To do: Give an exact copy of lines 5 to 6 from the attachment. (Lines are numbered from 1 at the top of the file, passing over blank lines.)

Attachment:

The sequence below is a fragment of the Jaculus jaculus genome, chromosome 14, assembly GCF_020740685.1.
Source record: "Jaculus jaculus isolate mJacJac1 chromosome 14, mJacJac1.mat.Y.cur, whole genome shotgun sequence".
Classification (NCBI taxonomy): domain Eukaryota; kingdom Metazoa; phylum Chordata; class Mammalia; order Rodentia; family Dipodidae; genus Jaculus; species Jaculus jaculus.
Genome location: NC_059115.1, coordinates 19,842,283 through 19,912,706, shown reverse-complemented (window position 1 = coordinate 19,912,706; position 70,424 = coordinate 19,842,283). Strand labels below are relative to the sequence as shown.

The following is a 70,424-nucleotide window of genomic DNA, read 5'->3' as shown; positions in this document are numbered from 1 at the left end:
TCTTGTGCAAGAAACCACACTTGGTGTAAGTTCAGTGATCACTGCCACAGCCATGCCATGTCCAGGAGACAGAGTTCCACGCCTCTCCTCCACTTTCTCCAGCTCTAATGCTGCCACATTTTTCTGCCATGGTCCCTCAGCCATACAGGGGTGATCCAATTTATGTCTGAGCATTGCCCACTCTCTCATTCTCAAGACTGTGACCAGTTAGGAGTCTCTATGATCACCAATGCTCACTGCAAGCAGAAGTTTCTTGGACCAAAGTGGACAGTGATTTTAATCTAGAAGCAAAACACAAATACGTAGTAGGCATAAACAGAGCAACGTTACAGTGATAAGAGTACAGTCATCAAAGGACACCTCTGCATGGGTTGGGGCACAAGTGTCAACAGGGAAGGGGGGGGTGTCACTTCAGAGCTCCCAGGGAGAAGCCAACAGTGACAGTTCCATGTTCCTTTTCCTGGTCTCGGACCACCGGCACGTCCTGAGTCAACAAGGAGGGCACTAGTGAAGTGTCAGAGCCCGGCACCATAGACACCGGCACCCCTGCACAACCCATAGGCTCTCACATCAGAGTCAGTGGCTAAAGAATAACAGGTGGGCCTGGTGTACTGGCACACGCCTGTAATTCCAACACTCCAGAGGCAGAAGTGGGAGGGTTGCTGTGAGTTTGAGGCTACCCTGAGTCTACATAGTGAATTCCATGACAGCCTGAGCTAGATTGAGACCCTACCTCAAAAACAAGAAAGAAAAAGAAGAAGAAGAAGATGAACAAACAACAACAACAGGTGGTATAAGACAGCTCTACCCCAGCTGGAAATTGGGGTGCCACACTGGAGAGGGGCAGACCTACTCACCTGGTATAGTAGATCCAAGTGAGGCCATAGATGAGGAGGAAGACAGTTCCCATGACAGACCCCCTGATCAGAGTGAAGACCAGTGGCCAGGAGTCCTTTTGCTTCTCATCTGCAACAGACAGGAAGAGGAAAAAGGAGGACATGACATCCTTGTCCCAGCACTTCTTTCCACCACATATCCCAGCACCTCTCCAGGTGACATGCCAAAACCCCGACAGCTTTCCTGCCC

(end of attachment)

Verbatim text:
The following is a 70,424-nucleotide window of genomic DNA, read 5'->3' as shown; positions in this document are numbered from 1 at the left end:
TCTTGTGCAAGAAACCACACTTGGTGTAAGTTCAGTGATCACTGCCACAGCCATGCCATGTCCAGGAGACAGAGTTCCACGCCTCTCCTCCACTTTCTCCAGCTCTAATGCTGCCACATTTTTCTGCCATGGTCCCTCAGCCATACAGGGGTGATCCAATTTATGTCTGAGCATTGCCCACTCTCTCATTCTCAAGACTGTGACCAGTTAGGAGTCTCTATGATCACCAATGCTCACTGCAAGCAGAAGTTTCTTGGACCAAAGTGGACAGTGATTTTAATCTAGAAGCAAAACACAAATACGTAGTAGGCATAAACAGAGCAACGTTACAGTGATAAGAGTACAGTCATCAAAGGACACCTCTGCATGGGTTGGGGCACAAGTGTCAACAGGGAAGGGGGGGGTGTCACTTCAGAGCTCCCAGGGAGAAGCCAACAGTGACAGTTCCATGTTCCTTTTCCTGGTCTCGGACCACCGGCACGTCCTGAGTCAACAAGGAGGGCACTAGTGAAGTGTCAGAGCCCGGCACCATAGACACCGGCACCCCTGCACAACCCATAGGCTCTCACATCAGAGTCAGTGGCTAAAGAATAACAGGTGGGCCTGGTGTACTGGCACACGCCTGTAATTCCAACACTCCAGAGGCAGAAGTGGGAGGGTTGCTGTGAGTTTGAGGCTACCCTGAGTCTACATAGTGAATTCCATGACAGCCTGAGCTAGATTGAGACCCTACCTCAAAAACAAGAAAGAAAAAGAAGAAGAAGAAGATGAACAAACAACAACAACAGGTGGTATAAGACAGCTCTACCCCAGCTGGAAATTGGGGTGCCACACTGGAGAGGGGCAGACCTACTCACCTGGTATAGTAGATCCAAGTGAGGCCATAGATGAGGAGGAAGACAGTTCCCATGACAGACCCCCTGATCAGAGTGAAGACCAGTGGCCAGGAGTCCTTTTGCTTCTCATCTGCAACAGACAGGAAGAGGAAAAAGGAGGACATGACATCCTTGTCCCAGCACTTCTTTCCACCACATATCCCAGCACCTCTCCAGGTGACATGCCAAAACCCCGACAGCTTTCCTGCCC